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Last edited by Tofulish on Tue Feb 12, 2013 6:42 am, edited 2 times in total.

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 Post subject: Re: Vegan pet peeves
PostPosted: Tue Feb 12, 2013 6:40 am 
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Oh, tofulish. ((hugs))

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 Post subject: Re: Vegan pet peeves
PostPosted: Tue Feb 12, 2013 8:18 am 
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That sucks that the meetups don't work out...the group here, in Louisville, KY of all places, has people of all ages and stages in their lives...single people, childless couples, people with kids, people in their 50s and 60s, newbie vegans, people who've been vegan for a long time, and just people who are interested in becoming vegan. And there are a lot of people in the group -- the potlucks are huge. My husband and I have had trouble breaking in socially though and the last one we went to was just awkward and cliquey. :\


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 Post subject: Re: Vegan pet peeves
PostPosted: Tue Feb 12, 2013 8:37 am 
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Gah! I just listened to a show on Belgian radio that discussed an initiative that's going on now called "Days without Meat" where they're challenging people to eat less meat (not even go completely vegetarian let alone vegan). It was going really well, they had a discussion with the director of the main Veg*n organization in Belgium and a chef who has happily added a lot of vegetarian dishes to his menu (as opposed to the one sad option - if any - that most restaurants here have). They were reading reactions from listeners over the air too, and of course there were a few contrarians but mostly they were from people who wished there were better options when going out. All fine and dandy. Until the last comment before the show ended... the DJ read out a comment from one of those jackasses that thinks that "those soy eating veg-heads are destroying the rainforest!!!" And then the show ended. That was it. That was the final word. No chance for anyone to point out the fallacy in that thinking! I think I heard a vein in my head pop.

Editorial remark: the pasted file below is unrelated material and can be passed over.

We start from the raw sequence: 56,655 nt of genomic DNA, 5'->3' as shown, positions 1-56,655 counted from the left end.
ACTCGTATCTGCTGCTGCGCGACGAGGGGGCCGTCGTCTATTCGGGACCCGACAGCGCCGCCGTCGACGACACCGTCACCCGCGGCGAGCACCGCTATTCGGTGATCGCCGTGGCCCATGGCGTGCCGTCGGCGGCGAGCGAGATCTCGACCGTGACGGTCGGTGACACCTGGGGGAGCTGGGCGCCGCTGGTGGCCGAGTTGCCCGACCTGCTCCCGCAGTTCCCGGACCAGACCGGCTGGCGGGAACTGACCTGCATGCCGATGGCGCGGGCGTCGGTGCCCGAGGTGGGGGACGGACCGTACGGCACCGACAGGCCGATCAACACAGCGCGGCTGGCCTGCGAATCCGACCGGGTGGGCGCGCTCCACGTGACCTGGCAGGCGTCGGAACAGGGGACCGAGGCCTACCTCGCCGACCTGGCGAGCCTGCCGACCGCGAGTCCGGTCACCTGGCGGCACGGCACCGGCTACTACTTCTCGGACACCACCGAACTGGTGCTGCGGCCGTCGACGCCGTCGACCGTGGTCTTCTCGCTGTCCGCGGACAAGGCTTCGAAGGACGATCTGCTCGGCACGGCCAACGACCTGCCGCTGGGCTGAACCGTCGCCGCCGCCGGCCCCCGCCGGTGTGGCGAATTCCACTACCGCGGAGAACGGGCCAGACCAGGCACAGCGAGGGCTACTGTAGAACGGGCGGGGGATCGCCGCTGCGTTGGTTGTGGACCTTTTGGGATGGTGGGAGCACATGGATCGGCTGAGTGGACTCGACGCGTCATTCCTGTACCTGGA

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 Post subject: Re: Vegan pet peeves
PostPosted: Tue Feb 12, 2013 8:44 am 
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We have two awesome vegan groups in the next town! I went to them all the time before I had L and the people are great and the food is fantastic. But they aren't kidfriendly - many are in the evenings when people come home from work and L is going to bed and the other is mostly adults and not a ton of kids around breakable stuff, so kids are tolerated. And I could go to them alone and ask my husband to watch her, but that often doesn't work for his schedule, she wants her mom when she is tired and I would also love to be able to blend both pieces of my life.

Lepelaar that sucks. When that happens to me I argue with the ether for days.

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 Post subject: Re: Vegan pet peeves
PostPosted: Tue Feb 12, 2013 9:15 am 
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15 months is the worst time for that. When they get a bit older they start to play together and you've had a bit more time to sift the crap-heap that is the new mum scene. It really will get better, I thought I'd go mad at that age and I wasn't even vegan! Now I have vegan, motherhood and (eek) home education too! And you find a lot of loonies rising this train, believe me!


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 Post subject: Re: Vegan pet peeves
PostPosted: Tue Feb 12, 2013 10:59 am 
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missdelaney wrote:
ameyfm wrote:
acr wrote:
i'm probably being naive. maybe everyone i know is excluding me from stuff all the time, and i just don't hear about it.


that's just what I was thinking as I was reading this thread.


Yeah, I have never once had someone exclude me 'cause I'm vegan. In fact, it's the opposite- I get the invite, but then the spiel of "I know you probably won't want to, won't like it, etc., but you're still invited!" My brother even offers me food he makes, knowing it isn't vegan, to be polite. At work, too, I'm always considered- they buy vegan doughnuts, make sure we go to vegan restaurants, etc. I just...I wouldn't tolerate anything less. I invite my friends to everything.